Play Type scoring statistics have been released for the 2018-19 NBA season. From Jamal Murray’s growth as a scorer, to Nikola Jokic’s drop off as a spot up shooter, to the emergence of Monte Morris and Malik Beasley, it’s time to check in on the performance of the Denver Nuggets young core.
In this piece, play type statistics for all 10 classifiable play types have been accumulated for Denver’s current young core pieces: Jokic, Murray, Morris, Beasley, Gary Harris, Trey Lyles, and Juancho Hernangomez. Players omitted from here: Torrey Craig for his age (28), and Michael Porter Jr., Jarred Vanderbilt, Tyler Lydon, and Thomas Welsh for a lack of playing time.
Let’s see who stands out:
- Jokic’s versatility is on full display here. Though he doesn’t receive enough handoffs to qualify as a scorer, Jokic averages at least 0.9 possessions per game in all of the other categories. Most notable is his focus as a post scorer with 5.3 possessions per game, but Jokic even operates as a ball handler in the pick and roll, putting himself in the 71st percentile for efficiency.
- Jokic’s efficiency has taken a major hit on isolations and in spot up situations. It’s unclear if his isolation game was more of a fluke than a major asset, but in the playoffs, scoring on an island is extremely important. In addition, the jump shooting has been a concern. Among 137 players to attempt more than 250 shots outside of 15 feet, Jokic’s effective field goal percentage of 44.7% ranks 14th to last, in the range of some really inefficient shooters. That has to improve.
- Among all players with 150 post up possessions or more, Jokic ranks 3rd in scoring efficiency, just behind Joel Embiid and DeAndre Ayton (hello there) and ahead of LaMarcus Aldridge, Karl-Anthony Towns, and Anthony Davis. On top of being an excellent playmaker for others in the post, having the ability to score has made Jokic extremely dangerous on the block. This, of course, is essential in a playoff series, as Jokic will be asked to be a fulcrum for Denver when the going gets rough. If Jokic ever finds a matchup where it makes sense to post up, he must continue to do so with authority.
- If Murray’s play type chart looks a bit underwhelming, that’s because it is. I expected a step forward from Murray as a ball handler in the pick and roll and as an isolation scorer, but that hasn’t happened this year. Murray’s only increases this year have come in the form of a jump of 0.82 points per possession in isolation in 2017-18 to 0.83 points per possession in 2018-19, as well as the jump as a PnR roll man.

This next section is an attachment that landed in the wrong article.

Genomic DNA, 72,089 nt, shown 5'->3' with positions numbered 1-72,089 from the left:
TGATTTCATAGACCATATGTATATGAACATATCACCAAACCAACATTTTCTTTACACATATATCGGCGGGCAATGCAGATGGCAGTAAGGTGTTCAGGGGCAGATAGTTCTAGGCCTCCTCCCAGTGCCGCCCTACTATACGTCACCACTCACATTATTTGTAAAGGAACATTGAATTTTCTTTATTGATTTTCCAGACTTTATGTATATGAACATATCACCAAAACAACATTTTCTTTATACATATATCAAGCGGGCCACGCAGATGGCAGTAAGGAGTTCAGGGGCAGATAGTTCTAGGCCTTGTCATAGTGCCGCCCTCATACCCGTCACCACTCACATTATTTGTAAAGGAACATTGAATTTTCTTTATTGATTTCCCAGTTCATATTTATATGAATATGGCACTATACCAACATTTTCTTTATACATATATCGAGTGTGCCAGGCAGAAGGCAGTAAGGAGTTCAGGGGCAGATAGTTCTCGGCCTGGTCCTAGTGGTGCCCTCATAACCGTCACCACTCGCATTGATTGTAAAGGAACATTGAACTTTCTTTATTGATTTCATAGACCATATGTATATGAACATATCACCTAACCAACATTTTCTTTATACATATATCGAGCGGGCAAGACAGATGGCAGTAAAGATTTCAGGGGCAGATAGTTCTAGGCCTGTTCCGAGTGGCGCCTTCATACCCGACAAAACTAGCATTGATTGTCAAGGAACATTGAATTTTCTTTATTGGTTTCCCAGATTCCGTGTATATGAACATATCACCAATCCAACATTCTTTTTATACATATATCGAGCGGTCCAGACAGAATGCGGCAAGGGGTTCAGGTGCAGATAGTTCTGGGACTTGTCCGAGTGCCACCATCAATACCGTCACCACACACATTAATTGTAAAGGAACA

- In his 24 possessions as a roll man in the pick and roll, Murray has shot 16/20. This of course has just as much to do with Jokic being a playmaker as it does with Murray being a great finisher, but both have combined to make Denver that much more dangerous with Murray as an off ball threat.
- Murray has improved as a passer this season, and they will need that in the playoffs, but if Murray cannot score efficiently with the ball in his hands, then the pressure falls almost entirely on Will Barton to make thing happen. Denver needs Murray to show up in a big way, more so than he has thus far.
- Throw this season out for Gary Harris. He was nearly green across the board last season, and just hasn’t been healthy or in rhythm for much of the year. It has clearly impacted his burst/lift in transition and as a jump shooter.
- Surprisingly, Harris’ best trait has been his pick and roll scoring, averaging 1.10 points per possession out of the pick and roll. Among all NBA players to match or exceed his 88 possessions, Harris ranks 4th in the NBA behind only Giannis Antetokounmpo, Bojan Bogdanovic, and JJ Redick, an interesting group. (Monte Morris ranks 6th)
- Since 2016-17 when Harris averaged 1.6 possessions on cuts per game, his cut possessions have trended down. This could be a combination of the wear and tear of cutting so frequently or defenses simply catching on, but Harris has always been a great cutter. Getting back to simple principles should free up Harris for more dunks and layups as he and Jokic get back onto the same page.